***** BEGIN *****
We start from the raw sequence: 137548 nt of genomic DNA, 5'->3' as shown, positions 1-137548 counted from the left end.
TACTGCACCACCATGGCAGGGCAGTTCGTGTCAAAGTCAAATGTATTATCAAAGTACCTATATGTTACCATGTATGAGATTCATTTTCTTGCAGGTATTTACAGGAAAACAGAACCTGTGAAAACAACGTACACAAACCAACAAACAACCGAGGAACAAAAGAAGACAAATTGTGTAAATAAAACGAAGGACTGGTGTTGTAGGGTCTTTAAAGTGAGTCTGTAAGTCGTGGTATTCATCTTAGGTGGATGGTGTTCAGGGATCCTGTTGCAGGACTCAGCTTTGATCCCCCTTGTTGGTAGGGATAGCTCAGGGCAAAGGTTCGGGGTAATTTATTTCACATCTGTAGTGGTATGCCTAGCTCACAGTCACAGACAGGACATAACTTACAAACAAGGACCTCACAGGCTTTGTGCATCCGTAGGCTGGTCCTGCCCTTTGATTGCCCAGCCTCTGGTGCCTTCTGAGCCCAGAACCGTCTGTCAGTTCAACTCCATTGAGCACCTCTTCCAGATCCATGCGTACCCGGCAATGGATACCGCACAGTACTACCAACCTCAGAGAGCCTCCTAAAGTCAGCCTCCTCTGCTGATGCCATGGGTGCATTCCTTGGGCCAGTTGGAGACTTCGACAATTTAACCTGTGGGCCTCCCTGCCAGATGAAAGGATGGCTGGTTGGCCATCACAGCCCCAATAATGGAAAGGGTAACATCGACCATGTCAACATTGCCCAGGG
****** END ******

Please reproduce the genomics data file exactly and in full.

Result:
We start from the raw sequence: 137548 nt of genomic DNA, 5'->3' as shown, positions 1-137548 counted from the left end.
TACTGCACCACCATGGCAGGGCAGTTCGTGTCAAAGTCAAATGTATTATCAAAGTACCTATATGTTACCATGTATGAGATTCATTTTCTTGCAGGTATTTACAGGAAAACAGAACCTGTGAAAACAACGTACACAAACCAACAAACAACCGAGGAACAAAAGAAGACAAATTGTGTAAATAAAACGAAGGACTGGTGTTGTAGGGTCTTTAAAGTGAGTCTGTAAGTCGTGGTATTCATCTTAGGTGGATGGTGTTCAGGGATCCTGTTGCAGGACTCAGCTTTGATCCCCCTTGTTGGTAGGGATAGCTCAGGGCAAAGGTTCGGGGTAATTTATTTCACATCTGTAGTGGTATGCCTAGCTCACAGTCACAGACAGGACATAACTTACAAACAAGGACCTCACAGGCTTTGTGCATCCGTAGGCTGGTCCTGCCCTTTGATTGCCCAGCCTCTGGTGCCTTCTGAGCCCAGAACCGTCTGTCAGTTCAACTCCATTGAGCACCTCTTCCAGATCCATGCGTACCCGGCAATGGATACCGCACAGTACTACCAACCTCAGAGAGCCTCCTAAAGTCAGCCTCCTCTGCTGATGCCATGGGTGCATTCCTTGGGCCAGTTGGAGACTTCGACAATTTAACCTGTGGGCCTCCCTGCCAGATGAAAGGATGGCTGGTTGGCCATCACAGCCCCAATAATGGAAAGGGTAACATCGACCATGTCAACATTGCCCAGGG